According to a write-up on India’s Ministry of External Affairs website, the term yoga is derived from the Sanskrit root yuj, meaning to control, yoke, or unite. The philosophy was developed thousands of years ago as a way of bringing together individual consciousness with that of the Universal consciousness, indicating a perfect harmony between the mind and body, Man and Nature, the article explains. Although the physical branch of yoga that many of us practice does not encapsulate the whole of the original discipline, it does offer a wide array of benefits which can contribute to our sense of oneness and a happier, healthier life.
You may have read my article on how yoga can contribute optimal function of the entire body, reason enough to do some sort of regular practice. One of the best physical benefits, in my opinion, is keeping our fascia stretched and pliable. The many ways we don’t move our bodies daily can lead to the fascia becoming tight, restricting flexibility, which compounds as we age and can lead to limited movement. Differing poses offer particular benefits, as well. I want to share with you the 6 types of asanas, or poses, that I practice daily, along with the specific reasons.
- Forward Folds – I think my love for forward folds started because as a young adult, I developed tight hamstrings, and I wanted to be able to touch my toes. In an article describing the benefits of forward folds, American-Australian Yoga Teacher Jacqueline Buchanan says that, in addition to opening the backside of the body from the heels to the head, these postures also increase circulation and soothe the nervous system.
- Backbends – As a youngster, I couldn’t get enough of gymnastics on the mat and on the grass. Dropping into a backbend from an upright position was a regular part of that. I don’t do those anymore 😊, but decades of yoga have taught me that bending the front of the spine is just as important as bending the back of the spine. These days, I find bridge pose, cobra, and pigeon pose get the job done. In a Yoga Basics article, backbends are said to enhance posture, boost mood, and improve breathing.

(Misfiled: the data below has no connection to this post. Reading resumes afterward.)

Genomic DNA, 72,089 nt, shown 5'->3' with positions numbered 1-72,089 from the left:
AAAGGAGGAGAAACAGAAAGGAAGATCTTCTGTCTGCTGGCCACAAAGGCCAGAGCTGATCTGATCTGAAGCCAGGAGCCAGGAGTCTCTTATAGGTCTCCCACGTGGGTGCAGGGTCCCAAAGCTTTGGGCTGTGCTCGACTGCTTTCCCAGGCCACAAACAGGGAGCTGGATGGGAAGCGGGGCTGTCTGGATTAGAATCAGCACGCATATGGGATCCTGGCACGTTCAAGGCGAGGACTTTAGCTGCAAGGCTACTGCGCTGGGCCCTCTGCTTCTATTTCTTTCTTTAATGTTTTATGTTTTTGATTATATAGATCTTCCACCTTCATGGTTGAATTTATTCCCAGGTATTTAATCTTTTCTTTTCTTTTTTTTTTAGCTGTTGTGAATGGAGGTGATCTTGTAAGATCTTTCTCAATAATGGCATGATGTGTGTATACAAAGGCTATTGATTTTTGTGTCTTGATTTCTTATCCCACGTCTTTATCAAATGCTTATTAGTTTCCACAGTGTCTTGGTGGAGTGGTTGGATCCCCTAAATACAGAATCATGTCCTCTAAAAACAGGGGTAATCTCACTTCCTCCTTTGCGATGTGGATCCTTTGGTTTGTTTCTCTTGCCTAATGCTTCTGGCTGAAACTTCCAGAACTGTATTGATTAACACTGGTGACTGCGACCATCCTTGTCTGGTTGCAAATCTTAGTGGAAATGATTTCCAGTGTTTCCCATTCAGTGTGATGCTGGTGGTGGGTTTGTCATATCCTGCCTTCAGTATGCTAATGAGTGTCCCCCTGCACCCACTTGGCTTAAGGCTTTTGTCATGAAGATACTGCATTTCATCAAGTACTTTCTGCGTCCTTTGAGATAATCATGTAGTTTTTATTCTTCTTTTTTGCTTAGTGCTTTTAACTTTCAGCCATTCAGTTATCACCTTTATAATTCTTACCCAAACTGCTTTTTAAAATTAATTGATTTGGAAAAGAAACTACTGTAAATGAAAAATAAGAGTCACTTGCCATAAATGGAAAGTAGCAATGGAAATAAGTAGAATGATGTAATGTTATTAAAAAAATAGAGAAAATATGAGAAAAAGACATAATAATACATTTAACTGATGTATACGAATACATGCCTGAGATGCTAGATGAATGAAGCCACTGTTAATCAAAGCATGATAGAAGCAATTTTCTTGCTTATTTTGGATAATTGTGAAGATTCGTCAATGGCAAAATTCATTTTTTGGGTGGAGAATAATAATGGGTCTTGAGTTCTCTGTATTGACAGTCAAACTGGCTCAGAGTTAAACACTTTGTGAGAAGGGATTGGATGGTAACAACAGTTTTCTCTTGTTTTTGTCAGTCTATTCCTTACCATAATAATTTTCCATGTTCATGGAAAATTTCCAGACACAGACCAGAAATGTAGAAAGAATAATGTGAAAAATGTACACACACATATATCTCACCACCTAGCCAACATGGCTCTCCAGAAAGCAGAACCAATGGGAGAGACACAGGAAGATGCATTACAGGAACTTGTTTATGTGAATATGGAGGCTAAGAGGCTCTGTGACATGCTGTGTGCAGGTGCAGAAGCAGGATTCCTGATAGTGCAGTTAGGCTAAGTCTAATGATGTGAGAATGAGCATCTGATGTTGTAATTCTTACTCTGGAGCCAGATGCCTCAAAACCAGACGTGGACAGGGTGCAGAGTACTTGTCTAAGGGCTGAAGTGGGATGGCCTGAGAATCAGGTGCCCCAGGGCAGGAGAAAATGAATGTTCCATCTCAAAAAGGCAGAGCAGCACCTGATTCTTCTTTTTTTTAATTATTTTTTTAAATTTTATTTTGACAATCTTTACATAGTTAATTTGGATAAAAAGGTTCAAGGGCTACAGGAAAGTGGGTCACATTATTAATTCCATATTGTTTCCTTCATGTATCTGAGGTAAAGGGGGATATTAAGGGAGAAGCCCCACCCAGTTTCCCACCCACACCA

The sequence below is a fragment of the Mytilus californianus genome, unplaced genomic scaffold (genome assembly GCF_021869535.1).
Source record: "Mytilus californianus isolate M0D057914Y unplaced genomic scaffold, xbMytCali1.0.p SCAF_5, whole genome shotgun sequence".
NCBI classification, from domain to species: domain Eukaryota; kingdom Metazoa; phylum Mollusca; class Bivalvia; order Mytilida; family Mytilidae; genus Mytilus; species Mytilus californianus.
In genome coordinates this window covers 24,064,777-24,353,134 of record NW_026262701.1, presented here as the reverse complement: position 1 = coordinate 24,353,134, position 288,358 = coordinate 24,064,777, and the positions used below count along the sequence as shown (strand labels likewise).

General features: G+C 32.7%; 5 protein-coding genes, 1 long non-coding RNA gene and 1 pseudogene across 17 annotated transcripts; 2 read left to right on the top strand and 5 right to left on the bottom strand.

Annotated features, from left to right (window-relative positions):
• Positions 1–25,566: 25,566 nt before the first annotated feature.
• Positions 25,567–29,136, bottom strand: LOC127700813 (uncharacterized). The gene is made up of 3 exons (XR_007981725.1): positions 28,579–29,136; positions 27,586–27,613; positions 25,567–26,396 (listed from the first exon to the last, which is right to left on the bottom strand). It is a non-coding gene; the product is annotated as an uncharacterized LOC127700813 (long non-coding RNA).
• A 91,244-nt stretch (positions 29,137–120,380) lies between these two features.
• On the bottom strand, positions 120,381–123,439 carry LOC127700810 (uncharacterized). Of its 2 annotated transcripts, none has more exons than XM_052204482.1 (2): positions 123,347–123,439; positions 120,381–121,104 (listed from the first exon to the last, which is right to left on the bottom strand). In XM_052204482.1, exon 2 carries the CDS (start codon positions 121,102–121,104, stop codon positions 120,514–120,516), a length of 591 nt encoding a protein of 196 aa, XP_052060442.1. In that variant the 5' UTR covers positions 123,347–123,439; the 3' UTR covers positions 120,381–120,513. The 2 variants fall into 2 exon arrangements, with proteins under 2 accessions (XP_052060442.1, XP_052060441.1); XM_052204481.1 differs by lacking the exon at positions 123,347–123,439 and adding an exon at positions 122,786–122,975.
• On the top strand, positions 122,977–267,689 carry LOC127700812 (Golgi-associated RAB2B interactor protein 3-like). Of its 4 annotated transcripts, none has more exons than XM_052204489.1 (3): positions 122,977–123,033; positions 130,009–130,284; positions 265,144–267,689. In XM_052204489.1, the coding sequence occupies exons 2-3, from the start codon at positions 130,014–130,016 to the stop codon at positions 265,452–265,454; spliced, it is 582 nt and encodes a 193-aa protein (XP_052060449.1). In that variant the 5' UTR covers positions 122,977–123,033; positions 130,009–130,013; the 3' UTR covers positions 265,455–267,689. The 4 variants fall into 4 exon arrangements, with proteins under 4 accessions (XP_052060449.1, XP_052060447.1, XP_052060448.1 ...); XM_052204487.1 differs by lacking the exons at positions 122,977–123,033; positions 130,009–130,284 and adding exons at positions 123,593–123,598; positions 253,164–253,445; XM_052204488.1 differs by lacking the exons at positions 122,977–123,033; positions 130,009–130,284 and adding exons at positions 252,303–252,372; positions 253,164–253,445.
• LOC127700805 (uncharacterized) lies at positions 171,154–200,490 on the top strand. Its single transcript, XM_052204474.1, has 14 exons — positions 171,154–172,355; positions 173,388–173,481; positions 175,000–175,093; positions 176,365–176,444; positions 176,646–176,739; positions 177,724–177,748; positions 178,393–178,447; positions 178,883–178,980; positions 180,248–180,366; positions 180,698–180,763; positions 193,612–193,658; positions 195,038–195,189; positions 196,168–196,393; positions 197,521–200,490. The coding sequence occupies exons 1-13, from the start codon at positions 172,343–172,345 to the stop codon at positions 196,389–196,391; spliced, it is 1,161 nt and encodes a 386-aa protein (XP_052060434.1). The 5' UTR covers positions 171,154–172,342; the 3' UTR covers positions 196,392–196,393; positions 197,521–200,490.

- Side Bends – Yup, more spine bending! This time, from side to side, because how often do we do those types of movements each day? According to Roger Jahnke, author of The Healer Within: Using Traditional Chinese Techniques to Release Your Body’s Own Medicine, regularly stretching the spine in all directions can help us avoid lung problems. So simple, huh?
- Twists – According to an article on Total Yoga, twisting poses stimulate the liver and lymph system, release tension, and can even help with back pain. From years of learning from yoga teachers, I’ve also gleaned that twists are good for digestion. I enjoy seated twists and twisted lunges, which also challenge my balance.
- Balancing Poses – Speaking of balance, I shared in a post several months ago about how I committed to doing half moon pose every day for a couple years to improve my once horrendous sense of balance. It worked, and to this day, I still do it along with other balancing poses such as tree pose, side plank, and extended hand to toe pose regularly to keep my abs taut and my balance in check. As we age, we tend to lose the skill of balance unless efforts are made to maintain it.
- Inversions – A few years ago, I attended a weekly arm balancing yoga class, and it was the most fun I’ve ever had with a group of yogis. Handstands, shoulder stands, crow poses, and their many variations were always part of the merrymaking. Unfortunately, the teacher moved to another state, but even today inversions are an enjoyable part of my routine. They boost blood flow to the brain and improve immune function, according to Yogapedia.com. If you have only a few minutes a day for legs up the wall, it can be beneficial.
Even on days that I don’t do a full yoga practice, I incorporate at least one of each of the above into stretching prior to and after other exercises. Every little thing we do, or don’t do, works together either for our benefit or to our detriment, and committing to small healthy acts is an easy way to stay on the positive side of that equation. (I’m a big-picture person, you may have noticed!)
Although the yoga that we know doesn’t involve the original philosophy in its entirety, we are fortunate that its physical practice has been brought to us through the ages. As you can see, the advantages of yoga are practical, and regular practice builds a strong foundation for uniting mind, body, and spirit, getting us a little closer to a sense of oneness.
The content of this article is for educational and informational purposes only, and is not intended as medical advice. Please consult with a qualified health care professional before acting on any information presented herein. Any statements about the possible health benefits of any subject discussed have not been evaluated by medical professionals or the Food & Drug Administration and are not intended to diagnose, treat, cure or prevent any disease or illness.